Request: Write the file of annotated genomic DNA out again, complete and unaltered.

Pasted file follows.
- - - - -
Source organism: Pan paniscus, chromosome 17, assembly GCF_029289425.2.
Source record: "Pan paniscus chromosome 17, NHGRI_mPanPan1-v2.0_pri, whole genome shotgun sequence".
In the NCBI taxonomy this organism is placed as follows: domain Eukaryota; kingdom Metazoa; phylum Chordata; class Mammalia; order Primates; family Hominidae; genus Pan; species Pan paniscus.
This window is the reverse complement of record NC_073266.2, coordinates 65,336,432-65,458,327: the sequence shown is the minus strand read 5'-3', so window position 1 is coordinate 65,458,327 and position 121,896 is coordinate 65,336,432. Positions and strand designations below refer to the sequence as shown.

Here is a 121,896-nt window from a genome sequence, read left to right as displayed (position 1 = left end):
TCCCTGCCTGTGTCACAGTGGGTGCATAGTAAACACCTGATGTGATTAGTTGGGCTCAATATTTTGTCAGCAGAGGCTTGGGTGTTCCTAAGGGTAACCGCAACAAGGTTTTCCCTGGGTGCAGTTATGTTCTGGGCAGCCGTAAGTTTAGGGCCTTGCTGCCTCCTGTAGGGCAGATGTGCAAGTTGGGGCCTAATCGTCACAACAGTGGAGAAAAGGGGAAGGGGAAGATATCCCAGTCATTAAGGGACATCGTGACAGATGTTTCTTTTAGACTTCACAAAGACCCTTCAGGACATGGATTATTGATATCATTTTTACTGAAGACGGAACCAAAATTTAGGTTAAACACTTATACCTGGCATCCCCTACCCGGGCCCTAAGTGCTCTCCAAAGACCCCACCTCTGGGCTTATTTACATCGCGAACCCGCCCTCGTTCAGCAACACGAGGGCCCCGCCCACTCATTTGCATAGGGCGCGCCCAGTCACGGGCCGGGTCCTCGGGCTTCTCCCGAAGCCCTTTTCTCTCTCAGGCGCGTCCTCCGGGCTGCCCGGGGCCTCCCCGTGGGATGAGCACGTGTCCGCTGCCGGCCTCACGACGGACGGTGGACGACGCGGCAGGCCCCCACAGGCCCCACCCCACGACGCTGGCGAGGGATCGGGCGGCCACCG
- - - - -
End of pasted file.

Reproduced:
Source organism: Pan paniscus, chromosome 17, assembly GCF_029289425.2.
Source record: "Pan paniscus chromosome 17, NHGRI_mPanPan1-v2.0_pri, whole genome shotgun sequence".
In the NCBI taxonomy this organism is placed as follows: domain Eukaryota; kingdom Metazoa; phylum Chordata; class Mammalia; order Primates; family Hominidae; genus Pan; species Pan paniscus.
This window is the reverse complement of record NC_073266.2, coordinates 65,336,432-65,458,327: the sequence shown is the minus strand read 5'-3', so window position 1 is coordinate 65,458,327 and position 121,896 is coordinate 65,336,432. Positions and strand designations below refer to the sequence as shown.

Here is a 121,896-nt window from a genome sequence, read left to right as displayed (position 1 = left end):
TCCCTGCCTGTGTCACAGTGGGTGCATAGTAAACACCTGATGTGATTAGTTGGGCTCAATATTTTGTCAGCAGAGGCTTGGGTGTTCCTAAGGGTAACCGCAACAAGGTTTTCCCTGGGTGCAGTTATGTTCTGGGCAGCCGTAAGTTTAGGGCCTTGCTGCCTCCTGTAGGGCAGATGTGCAAGTTGGGGCCTAATCGTCACAACAGTGGAGAAAAGGGGAAGGGGAAGATATCCCAGTCATTAAGGGACATCGTGACAGATGTTTCTTTTAGACTTCACAAAGACCCTTCAGGACATGGATTATTGATATCATTTTTACTGAAGACGGAACCAAAATTTAGGTTAAACACTTATACCTGGCATCCCCTACCCGGGCCCTAAGTGCTCTCCAAAGACCCCACCTCTGGGCTTATTTACATCGCGAACCCGCCCTCGTTCAGCAACACGAGGGCCCCGCCCACTCATTTGCATAGGGCGCGCCCAGTCACGGGCCGGGTCCTCGGGCTTCTCCCGAAGCCCTTTTCTCTCTCAGGCGCGTCCTCCGGGCTGCCCGGGGCCTCCCCGTGGGATGAGCACGTGTCCGCTGCCGGCCTCACGACGGACGGTGGACGACGCGGCAGGCCCCCACAGGCCCCACCCCACGACGCTGGCGAGGGATCGGGCGGCCACCG